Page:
Could this badly photographed toddler be badly behaved too?
All two-years olds are sociopaths my partner reassures me. Yes, but none of the other two-year olds we know seem to ever quite grow into the stages she is in. They never have that same degree of calculatedness. Well not all sociopaths are the same, some can be quite harmless he tells me; you’ve got the ones who take a leak in your sink instead of the toilet and you’ve got the sociopaths who rob banks. And he admits, ours tends more towards the robbing banks end of the spectrum. Which reminds me I must warn Lauca when she gets a little older that the government has her DNA on file, it was part of the agreement we signed in hospital for some of the standard paediatric tests performed at birth. Be careful if you’re considering a life of crime, little Miss.
I don’t want to label her behaviour because a) she is a two-year old and b) she can be and mostly is sweet, loving, and gentle. And I guess if I get right down to it, c) I don’t want to see her as a ‘meanie’, nor for others to see her in that light. But there is little getting around it, she’s got chutzpah! She’s assertive, very assertive, and clever, self-assured, persistent, agile and strong, and she’s also relatively fearless. In combination these traits mean she can very easily dominate other children. The difficulty is finding an appropriate response to this behaviour.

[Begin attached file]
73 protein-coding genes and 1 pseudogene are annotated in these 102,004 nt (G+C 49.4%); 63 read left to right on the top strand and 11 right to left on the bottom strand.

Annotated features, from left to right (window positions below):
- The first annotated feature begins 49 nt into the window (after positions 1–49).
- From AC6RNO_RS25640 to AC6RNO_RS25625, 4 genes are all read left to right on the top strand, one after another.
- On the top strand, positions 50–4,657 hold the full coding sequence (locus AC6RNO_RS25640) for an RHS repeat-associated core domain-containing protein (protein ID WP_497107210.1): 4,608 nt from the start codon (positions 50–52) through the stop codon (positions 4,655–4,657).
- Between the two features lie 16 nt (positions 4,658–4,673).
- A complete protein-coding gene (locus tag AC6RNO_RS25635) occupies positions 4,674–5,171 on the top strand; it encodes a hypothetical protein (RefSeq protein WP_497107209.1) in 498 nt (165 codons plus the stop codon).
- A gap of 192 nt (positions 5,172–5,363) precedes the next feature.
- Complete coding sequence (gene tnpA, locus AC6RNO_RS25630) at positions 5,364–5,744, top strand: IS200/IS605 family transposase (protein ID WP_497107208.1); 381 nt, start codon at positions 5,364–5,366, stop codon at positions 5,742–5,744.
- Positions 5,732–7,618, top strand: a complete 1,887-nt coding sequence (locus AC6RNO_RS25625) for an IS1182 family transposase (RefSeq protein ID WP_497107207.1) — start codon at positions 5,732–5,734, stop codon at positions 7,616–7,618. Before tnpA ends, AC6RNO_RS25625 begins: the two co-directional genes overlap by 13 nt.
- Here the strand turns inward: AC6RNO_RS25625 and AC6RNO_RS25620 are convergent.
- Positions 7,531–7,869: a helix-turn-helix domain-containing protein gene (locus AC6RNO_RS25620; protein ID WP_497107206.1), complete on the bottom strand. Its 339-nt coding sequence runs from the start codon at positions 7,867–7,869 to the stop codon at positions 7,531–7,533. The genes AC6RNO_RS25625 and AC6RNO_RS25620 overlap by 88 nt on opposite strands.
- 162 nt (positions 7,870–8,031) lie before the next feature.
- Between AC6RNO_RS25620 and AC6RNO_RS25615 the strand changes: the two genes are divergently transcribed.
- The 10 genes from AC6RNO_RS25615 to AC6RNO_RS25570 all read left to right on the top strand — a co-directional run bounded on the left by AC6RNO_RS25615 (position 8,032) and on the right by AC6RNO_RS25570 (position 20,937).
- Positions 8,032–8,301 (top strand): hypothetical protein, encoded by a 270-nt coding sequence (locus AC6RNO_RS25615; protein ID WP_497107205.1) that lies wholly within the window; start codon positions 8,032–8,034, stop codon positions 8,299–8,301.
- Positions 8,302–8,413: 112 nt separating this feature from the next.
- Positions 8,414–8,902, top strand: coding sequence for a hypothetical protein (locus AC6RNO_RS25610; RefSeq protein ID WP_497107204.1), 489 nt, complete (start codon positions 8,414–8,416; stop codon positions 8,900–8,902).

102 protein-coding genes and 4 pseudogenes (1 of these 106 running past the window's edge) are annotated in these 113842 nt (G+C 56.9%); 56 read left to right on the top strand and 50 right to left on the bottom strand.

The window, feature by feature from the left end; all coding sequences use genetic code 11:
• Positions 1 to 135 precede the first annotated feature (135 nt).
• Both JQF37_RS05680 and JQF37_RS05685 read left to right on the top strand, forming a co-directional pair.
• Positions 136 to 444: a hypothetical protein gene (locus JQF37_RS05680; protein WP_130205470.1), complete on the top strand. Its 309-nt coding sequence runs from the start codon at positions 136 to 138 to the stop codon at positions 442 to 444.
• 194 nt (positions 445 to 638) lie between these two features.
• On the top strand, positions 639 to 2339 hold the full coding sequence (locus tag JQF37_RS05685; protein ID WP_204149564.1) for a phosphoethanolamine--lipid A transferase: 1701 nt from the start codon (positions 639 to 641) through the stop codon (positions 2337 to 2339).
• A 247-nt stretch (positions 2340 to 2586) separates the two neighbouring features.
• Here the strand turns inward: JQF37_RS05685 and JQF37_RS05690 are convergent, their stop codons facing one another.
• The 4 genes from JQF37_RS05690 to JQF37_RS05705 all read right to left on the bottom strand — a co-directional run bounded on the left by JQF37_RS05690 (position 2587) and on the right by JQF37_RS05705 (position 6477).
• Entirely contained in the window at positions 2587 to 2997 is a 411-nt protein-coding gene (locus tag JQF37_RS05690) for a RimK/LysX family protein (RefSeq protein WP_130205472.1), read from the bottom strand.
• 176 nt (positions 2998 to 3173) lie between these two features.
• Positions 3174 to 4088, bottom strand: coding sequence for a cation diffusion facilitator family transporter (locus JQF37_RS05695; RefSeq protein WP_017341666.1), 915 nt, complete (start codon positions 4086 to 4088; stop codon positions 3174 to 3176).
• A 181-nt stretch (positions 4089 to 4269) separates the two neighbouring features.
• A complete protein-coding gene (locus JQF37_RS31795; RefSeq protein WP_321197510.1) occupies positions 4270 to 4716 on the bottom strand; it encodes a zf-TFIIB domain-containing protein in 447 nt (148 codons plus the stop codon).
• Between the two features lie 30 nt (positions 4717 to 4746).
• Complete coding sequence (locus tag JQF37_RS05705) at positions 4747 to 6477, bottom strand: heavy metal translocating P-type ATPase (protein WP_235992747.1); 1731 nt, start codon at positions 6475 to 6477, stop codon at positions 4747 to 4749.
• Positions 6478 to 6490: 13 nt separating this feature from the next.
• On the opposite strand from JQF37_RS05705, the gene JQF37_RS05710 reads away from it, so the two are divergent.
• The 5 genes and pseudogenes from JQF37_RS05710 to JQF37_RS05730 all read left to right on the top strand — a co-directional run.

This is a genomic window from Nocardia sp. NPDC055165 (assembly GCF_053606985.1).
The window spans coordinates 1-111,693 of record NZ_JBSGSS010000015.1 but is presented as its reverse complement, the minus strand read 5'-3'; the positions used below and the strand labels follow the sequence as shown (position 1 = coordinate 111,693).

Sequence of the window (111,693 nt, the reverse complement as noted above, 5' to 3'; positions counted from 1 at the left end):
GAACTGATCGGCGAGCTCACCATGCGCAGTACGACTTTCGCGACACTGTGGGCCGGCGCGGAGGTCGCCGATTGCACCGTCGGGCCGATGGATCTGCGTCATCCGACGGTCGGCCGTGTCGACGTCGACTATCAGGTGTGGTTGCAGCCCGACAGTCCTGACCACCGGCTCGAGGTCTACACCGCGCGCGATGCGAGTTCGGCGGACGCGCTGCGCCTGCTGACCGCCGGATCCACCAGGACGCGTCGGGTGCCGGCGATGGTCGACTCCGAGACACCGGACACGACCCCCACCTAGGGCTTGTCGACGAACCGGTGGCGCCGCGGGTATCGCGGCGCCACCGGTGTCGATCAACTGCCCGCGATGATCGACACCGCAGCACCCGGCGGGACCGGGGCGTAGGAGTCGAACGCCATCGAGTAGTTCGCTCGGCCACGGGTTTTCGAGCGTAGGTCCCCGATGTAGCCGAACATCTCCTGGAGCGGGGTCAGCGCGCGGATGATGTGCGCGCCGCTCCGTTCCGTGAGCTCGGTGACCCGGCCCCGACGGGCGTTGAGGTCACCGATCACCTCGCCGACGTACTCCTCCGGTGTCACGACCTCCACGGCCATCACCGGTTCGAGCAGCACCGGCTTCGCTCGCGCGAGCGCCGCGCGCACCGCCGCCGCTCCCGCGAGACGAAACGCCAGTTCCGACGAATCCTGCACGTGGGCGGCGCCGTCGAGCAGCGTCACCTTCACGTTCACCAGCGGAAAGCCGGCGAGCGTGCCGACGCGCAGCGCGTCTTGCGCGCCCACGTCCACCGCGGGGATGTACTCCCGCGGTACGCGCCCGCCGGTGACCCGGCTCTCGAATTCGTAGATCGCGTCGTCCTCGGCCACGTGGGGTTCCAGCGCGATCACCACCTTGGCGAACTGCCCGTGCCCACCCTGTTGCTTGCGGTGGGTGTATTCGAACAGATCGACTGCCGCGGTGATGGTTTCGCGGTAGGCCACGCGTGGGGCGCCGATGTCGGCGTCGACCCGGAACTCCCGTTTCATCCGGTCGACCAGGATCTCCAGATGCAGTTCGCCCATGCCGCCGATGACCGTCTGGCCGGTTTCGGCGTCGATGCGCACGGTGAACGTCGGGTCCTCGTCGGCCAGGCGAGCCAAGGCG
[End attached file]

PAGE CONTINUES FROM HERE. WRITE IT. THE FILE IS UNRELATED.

We’re trying the consequence-based, no-punishment parenting method (though don’t hold us against the book above, it really is very good, a little jolly hockey-sticks but good) so the obvious solution is to remove her when she behaves aggressively. Given that she is introverted (meaning draws her energy from time alone rather than in groups as opposed to being socially withdrawn), she is usually at her worst when she’s been around other little children for ’too long’ and therefore less likely to be aggressive if she gets time away to re-charge. The problem I’ve been wrestling with since this dominating behaviour first emerged at around 10 months of age is that I’m on the extroverted side and I don’t want to leave the social situation, I’m already feeling socially short-changed by the isolation of motherhood. I make threats hoping I’ll never have to carry them out. “No pushing, if you push someone again then we’re going home.” Usually the very idea that something may be taken out of Lauca’s control is enough to rouse her to defend the position. “No go home, want to stay here and play”. “OK well no pushing”.